-advertisement -

Steve Windhaus Ask the Small Biz Adviser

Personal or business vehicle?

Dear Small Biz Adviser:
I, along with a partner, am starting an air conditioning company as an S corporation. We each have one vehicle that will be for business use only. Should we start the company with these as assets by putting them in the company name or should the company lease these from us? Thanks for your help.

Dear Dianna:
I have some distinct reservations about the matter of leasing the personal vehicles to the company. I can think of only two significant reasons for taking such an action:

1. It adds to the asset base and corresponding net worth of the company.

2. It results in a form of compensation to you and your partner, apart from wages or salaries.

- advertisement -

Frankly, given that this is a startup company, you need to be sensitive to the matters of compensation. That becomes a very delicate issue if you are preparing to seek capital in the form of a commercial bank loan or venture capital for this venture.

Bankers and, with increasing awareness, venture capitalists do not like the idea of financing the ownership's compensation at the outset. Commercial lenders seek a policy of deferred compensation. In other words, the ownership defers wage or salary compensation until such time as the startup begins to develop consistent, monthly, positive cash flow. The monthly revenues need to reach a level that they begin to exceed monthly cash disbursements on a regular basis. Ideally, this will produce a buildup of cash reserves to equal three to four months of expenses so that you will be able to address financial emergencies if and when they arise.

Other auto issues
You also need to consider other issues related to the vehicles that could have positive or negative impacts on the company.

Depreciation is a key factor. Automobiles depreciate over a period of five years. That allows you to deduct depreciation expenses from sales, resulting in reduced net profit exposure to income taxes, assuming you convert full ownership of them to the company.

If you lease or convert ownership of the vehicles to the company, the onus is shifted to your venture to generate enough revenue to cover any personal loans you may have on the vehicles. As company owner, do you want to burden your new venture with that?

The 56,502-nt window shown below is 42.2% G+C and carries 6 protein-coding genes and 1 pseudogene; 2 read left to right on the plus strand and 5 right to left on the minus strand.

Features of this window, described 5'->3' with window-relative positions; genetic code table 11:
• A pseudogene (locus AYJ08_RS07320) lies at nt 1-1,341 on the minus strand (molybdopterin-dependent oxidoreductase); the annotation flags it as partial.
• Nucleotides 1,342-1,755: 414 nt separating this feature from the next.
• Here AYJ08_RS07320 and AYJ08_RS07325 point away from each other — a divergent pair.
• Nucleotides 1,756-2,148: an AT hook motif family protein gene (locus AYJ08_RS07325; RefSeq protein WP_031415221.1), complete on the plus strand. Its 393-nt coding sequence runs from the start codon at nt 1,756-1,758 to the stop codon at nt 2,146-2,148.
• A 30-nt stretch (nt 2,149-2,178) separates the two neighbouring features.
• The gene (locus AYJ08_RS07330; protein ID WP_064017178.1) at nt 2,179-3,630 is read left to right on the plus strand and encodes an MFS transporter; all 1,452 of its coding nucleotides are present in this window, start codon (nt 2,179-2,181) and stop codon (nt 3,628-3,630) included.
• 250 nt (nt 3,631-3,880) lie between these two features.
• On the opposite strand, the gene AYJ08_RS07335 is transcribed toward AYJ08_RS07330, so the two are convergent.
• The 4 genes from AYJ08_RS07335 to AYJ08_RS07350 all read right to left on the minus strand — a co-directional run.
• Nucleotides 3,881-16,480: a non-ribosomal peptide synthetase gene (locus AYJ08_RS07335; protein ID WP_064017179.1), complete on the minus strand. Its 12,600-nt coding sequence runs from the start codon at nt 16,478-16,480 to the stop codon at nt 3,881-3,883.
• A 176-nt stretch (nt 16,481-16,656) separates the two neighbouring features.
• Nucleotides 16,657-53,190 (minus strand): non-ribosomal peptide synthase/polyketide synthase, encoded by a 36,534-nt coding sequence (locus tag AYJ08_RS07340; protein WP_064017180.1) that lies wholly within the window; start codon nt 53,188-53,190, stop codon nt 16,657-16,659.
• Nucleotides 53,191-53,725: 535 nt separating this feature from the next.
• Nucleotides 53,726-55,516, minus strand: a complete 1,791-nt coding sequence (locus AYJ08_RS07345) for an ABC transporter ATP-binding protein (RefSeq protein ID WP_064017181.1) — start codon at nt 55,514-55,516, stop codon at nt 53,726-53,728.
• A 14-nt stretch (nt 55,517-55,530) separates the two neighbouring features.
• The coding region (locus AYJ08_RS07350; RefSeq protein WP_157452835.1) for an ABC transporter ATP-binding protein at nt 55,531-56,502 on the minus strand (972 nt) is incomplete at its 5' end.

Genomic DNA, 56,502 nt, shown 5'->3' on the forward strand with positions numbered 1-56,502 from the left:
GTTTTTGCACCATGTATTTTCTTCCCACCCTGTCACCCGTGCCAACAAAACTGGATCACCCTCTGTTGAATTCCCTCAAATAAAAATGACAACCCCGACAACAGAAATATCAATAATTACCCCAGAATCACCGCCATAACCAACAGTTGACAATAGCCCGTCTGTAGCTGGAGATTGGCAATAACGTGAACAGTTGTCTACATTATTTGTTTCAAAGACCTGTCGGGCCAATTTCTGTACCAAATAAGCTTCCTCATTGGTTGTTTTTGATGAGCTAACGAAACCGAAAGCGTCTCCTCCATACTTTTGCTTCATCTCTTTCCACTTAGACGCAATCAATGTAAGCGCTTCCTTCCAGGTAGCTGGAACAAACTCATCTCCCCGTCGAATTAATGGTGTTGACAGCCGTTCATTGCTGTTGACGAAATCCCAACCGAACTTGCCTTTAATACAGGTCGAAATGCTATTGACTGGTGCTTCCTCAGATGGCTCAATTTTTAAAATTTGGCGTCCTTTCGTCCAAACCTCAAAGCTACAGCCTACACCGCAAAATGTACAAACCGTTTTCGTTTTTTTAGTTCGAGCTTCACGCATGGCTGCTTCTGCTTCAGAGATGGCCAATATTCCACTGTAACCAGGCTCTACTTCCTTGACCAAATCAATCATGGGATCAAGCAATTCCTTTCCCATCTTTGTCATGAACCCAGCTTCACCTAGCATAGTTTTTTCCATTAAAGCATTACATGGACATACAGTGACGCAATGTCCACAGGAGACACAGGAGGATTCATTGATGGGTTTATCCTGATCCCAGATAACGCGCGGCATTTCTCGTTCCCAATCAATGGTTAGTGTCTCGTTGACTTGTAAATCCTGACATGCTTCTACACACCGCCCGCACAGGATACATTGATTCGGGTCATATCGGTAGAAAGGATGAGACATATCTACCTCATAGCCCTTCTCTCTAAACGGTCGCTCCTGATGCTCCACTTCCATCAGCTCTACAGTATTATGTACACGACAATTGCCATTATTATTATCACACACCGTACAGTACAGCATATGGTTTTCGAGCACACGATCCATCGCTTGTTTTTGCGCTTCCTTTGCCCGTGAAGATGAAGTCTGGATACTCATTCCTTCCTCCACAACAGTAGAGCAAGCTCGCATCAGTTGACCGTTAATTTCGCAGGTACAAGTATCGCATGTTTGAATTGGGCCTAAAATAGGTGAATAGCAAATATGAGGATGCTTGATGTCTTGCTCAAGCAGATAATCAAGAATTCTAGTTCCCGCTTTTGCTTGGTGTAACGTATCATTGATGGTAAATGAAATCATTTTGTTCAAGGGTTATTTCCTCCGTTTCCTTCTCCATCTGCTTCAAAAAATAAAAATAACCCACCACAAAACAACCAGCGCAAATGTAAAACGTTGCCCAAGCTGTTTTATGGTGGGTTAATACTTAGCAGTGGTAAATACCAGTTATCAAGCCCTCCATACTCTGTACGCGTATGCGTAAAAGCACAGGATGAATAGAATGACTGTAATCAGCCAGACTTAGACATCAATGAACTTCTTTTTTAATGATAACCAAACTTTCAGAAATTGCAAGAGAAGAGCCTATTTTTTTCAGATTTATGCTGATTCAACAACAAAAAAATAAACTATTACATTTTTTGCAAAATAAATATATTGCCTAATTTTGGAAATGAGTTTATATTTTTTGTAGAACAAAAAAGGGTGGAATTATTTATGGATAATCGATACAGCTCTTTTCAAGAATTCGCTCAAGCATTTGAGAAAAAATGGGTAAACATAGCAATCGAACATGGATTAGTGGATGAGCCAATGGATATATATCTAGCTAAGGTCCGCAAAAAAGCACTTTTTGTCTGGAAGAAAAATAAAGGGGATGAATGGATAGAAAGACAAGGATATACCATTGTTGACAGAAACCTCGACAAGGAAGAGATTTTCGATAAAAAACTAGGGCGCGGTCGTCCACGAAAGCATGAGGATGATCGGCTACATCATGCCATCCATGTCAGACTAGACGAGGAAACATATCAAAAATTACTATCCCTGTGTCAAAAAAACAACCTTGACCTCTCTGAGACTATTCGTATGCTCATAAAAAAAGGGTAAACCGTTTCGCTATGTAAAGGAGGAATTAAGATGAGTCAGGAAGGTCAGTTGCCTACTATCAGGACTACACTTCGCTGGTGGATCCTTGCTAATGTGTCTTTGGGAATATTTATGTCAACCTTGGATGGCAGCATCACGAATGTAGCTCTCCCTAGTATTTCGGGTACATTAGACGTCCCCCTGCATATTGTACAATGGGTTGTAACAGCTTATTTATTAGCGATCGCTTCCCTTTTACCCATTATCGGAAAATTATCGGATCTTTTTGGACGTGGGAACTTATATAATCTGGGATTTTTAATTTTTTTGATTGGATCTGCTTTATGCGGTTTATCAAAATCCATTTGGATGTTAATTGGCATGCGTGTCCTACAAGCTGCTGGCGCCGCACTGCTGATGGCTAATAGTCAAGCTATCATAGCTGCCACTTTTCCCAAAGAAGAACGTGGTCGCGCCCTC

To lease the vehicles to the company, you must retain full ownership, which means you own the vehicles outright. Therefore, there would be an obligation to pay off any debt. Furthermore, if you have any outstanding indebtedness on the vehicles, the lien holder must approve the transfer of the lease or ownership to the company. Being a startup, I suspect you may encounter some difficulty.

Converting ownership of the vehicle to the company will result in equity investment on the part of you and your partner. The monetary equivalent of your investment would be based on the present market value of the specific vehicles, according to reliable sources such as Kelley Blue Book.

If you opt to retain ownership of your vehicle but use it in the conduct of business, it is imperative to maintain a daily log of car use for reimbursement of business expenses from the company. Presently, there are two options for mileage rates. You can charge 36.5 cents per mile for 2002 business use (dropping to 36 cents per mile on Jan. 1, 2003) or track actual costs, which can demand more bookkeeping on your part for all expenses incurred on the vehicle. This leads to an average vehicle cost per mile.

Travel use of the vehicle for company expenses is allowed in certain circumstances. This includes travel between your company and another company, customer or client; travel from one company, customer or client to another; or travel from your office to conduct business activities such as picking up supplies, going to the post office to deliver or pick up company mail and making company bank deposits and other business-related activities.

Review Internal Revenue Service Publication 463, Travel, Entertainment, Gift & Car Expenses, for more detail on these allowable expenditures.

In short, you need to consider all ramifications of leasing, converting ownership or retaining personal ownership while using the vehicle for business use. There are advantages and disadvantages to each.

I wish you well.

-- Posted: Oct. 22, 2002

Read more Small Biz Adviser columns
Looking for more stories like this? We'll send them directly to you!
Bankrate.com's corrections policy
top of page
See Also
Business use of your car may be deductible
10 business equipment leasing goofs to avoid

Key auto leasing questions

Small-business economic indicators
Small-business glossary
More Small Biz stories

30 yr fixed mtg 3.75%
48 month new car loan 3.28%
1 yr CD 0.53%

Mortgage calculator
See your FICO Score Range -- Free
How much money can you save in your 401(k) plan?
Which is better -- a rebate or special dealer financing?

Begin with personal finance fundamentals:
Auto Loans
Credit Cards
Debt Consolidation
Home Equity
Student Loans

Ask the experts  
Frugal $ense contest  
Form Letters

- advertisement -
- advertisement -